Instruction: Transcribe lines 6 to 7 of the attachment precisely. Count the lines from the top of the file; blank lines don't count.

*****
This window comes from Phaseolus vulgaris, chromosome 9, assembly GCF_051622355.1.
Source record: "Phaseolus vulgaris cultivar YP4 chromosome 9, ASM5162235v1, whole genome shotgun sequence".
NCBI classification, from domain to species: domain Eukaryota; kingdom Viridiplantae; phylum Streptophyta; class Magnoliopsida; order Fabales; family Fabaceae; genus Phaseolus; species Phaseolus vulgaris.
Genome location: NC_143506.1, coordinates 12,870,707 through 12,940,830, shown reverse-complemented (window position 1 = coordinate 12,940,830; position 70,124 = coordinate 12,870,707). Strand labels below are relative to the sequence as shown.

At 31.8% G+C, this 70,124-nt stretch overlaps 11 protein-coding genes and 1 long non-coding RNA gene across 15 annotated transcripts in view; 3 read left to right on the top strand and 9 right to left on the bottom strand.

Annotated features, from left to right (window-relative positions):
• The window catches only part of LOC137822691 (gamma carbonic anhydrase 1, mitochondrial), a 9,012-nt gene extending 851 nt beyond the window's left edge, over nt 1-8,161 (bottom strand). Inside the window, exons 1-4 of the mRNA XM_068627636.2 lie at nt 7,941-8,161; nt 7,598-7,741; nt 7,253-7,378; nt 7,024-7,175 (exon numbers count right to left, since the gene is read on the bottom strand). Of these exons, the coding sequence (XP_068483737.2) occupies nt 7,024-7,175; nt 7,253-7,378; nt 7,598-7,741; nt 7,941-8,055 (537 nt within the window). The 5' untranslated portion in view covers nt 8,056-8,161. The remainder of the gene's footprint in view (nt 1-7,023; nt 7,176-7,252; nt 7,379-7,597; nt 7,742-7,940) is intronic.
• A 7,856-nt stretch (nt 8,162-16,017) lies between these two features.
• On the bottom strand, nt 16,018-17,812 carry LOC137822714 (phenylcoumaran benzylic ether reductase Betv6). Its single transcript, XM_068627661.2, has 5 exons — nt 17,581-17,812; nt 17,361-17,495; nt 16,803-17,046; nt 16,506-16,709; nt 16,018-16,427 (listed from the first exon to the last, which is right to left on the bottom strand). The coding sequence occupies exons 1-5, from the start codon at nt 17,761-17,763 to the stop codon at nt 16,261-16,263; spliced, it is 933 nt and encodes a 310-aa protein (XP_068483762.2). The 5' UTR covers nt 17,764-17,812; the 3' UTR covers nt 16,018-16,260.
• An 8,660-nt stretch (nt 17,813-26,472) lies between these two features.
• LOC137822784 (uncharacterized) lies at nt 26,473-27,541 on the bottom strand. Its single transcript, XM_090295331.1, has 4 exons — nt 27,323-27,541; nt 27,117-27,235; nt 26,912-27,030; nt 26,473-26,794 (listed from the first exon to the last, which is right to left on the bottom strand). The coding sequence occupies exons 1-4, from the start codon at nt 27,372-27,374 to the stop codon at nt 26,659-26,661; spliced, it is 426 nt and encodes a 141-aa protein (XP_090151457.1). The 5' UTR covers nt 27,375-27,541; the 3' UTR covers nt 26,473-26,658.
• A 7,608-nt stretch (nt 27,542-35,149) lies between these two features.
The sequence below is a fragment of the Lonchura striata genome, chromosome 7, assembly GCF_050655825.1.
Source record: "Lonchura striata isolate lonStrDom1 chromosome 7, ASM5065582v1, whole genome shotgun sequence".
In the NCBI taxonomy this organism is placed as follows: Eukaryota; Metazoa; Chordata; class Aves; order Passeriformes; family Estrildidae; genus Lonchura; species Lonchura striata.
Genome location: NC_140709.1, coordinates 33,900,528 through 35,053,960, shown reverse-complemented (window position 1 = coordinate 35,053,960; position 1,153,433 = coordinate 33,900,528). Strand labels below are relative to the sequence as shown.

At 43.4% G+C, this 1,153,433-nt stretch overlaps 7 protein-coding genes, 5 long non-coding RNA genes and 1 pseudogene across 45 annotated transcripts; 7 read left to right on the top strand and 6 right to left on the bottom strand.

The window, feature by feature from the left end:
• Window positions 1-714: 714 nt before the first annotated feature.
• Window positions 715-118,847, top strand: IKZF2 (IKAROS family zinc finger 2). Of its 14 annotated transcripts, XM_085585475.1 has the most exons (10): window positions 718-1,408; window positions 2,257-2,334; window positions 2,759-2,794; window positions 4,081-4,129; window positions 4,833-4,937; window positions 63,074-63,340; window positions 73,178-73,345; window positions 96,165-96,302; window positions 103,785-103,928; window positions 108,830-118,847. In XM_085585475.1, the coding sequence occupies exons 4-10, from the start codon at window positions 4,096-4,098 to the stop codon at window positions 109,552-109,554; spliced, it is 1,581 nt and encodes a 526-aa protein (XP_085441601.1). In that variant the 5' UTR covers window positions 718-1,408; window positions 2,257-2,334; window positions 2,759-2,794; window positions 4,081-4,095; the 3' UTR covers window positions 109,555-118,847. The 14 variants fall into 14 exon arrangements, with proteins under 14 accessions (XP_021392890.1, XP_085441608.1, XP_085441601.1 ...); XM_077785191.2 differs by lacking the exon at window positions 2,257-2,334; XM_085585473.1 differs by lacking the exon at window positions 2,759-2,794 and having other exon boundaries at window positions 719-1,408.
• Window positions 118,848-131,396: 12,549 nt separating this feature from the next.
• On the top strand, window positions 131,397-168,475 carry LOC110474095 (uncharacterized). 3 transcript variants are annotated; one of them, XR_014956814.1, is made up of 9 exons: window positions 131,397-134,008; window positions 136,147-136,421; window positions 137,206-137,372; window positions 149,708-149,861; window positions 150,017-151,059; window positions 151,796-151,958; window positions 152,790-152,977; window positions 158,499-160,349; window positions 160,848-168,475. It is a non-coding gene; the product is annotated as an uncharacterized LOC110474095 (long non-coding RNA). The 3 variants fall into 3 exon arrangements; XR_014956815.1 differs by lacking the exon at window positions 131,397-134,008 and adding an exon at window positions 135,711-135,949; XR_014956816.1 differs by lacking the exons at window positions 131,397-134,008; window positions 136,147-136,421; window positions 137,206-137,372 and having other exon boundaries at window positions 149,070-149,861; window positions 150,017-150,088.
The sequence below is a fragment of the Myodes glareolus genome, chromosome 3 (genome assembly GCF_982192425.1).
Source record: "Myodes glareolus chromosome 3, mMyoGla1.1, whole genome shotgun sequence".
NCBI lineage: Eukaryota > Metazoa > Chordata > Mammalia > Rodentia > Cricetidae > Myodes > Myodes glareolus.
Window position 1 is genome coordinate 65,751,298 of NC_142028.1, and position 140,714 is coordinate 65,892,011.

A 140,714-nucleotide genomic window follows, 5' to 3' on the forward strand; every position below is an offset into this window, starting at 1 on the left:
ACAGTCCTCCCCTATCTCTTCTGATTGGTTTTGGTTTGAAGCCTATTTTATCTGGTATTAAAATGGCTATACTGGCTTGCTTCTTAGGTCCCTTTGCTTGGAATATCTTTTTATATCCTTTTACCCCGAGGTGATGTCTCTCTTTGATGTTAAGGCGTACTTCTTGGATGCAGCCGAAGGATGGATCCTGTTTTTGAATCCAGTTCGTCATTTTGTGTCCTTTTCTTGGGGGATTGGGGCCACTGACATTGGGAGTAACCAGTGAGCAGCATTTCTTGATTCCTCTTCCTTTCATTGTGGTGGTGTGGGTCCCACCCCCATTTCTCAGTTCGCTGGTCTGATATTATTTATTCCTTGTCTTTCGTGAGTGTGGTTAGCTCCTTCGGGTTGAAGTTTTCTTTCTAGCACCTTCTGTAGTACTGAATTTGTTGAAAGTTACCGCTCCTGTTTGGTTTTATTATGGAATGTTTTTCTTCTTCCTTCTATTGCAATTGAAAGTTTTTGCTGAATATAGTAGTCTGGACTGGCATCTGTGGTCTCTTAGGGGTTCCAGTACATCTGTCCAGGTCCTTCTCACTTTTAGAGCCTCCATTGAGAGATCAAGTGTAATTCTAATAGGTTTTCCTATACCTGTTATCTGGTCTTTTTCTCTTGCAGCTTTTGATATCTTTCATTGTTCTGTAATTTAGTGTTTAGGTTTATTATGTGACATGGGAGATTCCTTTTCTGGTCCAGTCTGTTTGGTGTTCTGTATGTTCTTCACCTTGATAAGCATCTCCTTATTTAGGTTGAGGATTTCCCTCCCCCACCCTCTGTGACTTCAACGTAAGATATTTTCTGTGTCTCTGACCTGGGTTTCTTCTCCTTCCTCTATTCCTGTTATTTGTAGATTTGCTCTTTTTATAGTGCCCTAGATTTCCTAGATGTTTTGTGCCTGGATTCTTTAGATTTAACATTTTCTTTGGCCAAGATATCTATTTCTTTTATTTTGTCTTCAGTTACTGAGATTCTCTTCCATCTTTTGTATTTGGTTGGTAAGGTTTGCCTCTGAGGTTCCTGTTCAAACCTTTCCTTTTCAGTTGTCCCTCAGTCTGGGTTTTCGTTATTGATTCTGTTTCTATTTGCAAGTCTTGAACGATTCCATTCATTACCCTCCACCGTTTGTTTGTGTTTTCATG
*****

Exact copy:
Annotated features, from left to right (window-relative positions):
• The window catches only part of LOC137822691 (gamma carbonic anhydrase 1, mitochondrial), a 9,012-nt gene extending 851 nt beyond the window's left edge, over nt 1-8,161 (bottom strand). Inside the window, exons 1-4 of the mRNA XM_068627636.2 lie at nt 7,941-8,161; nt 7,598-7,741; nt 7,253-7,378; nt 7,024-7,175 (exon numbers count right to left, since the gene is read on the bottom strand). Of these exons, the coding sequence (XP_068483737.2) occupies nt 7,024-7,175; nt 7,253-7,378; nt 7,598-7,741; nt 7,941-8,055 (537 nt within the window). The 5' untranslated portion in view covers nt 8,056-8,161. The remainder of the gene's footprint in view (nt 1-7,023; nt 7,176-7,252; nt 7,379-7,597; nt 7,742-7,940) is intronic.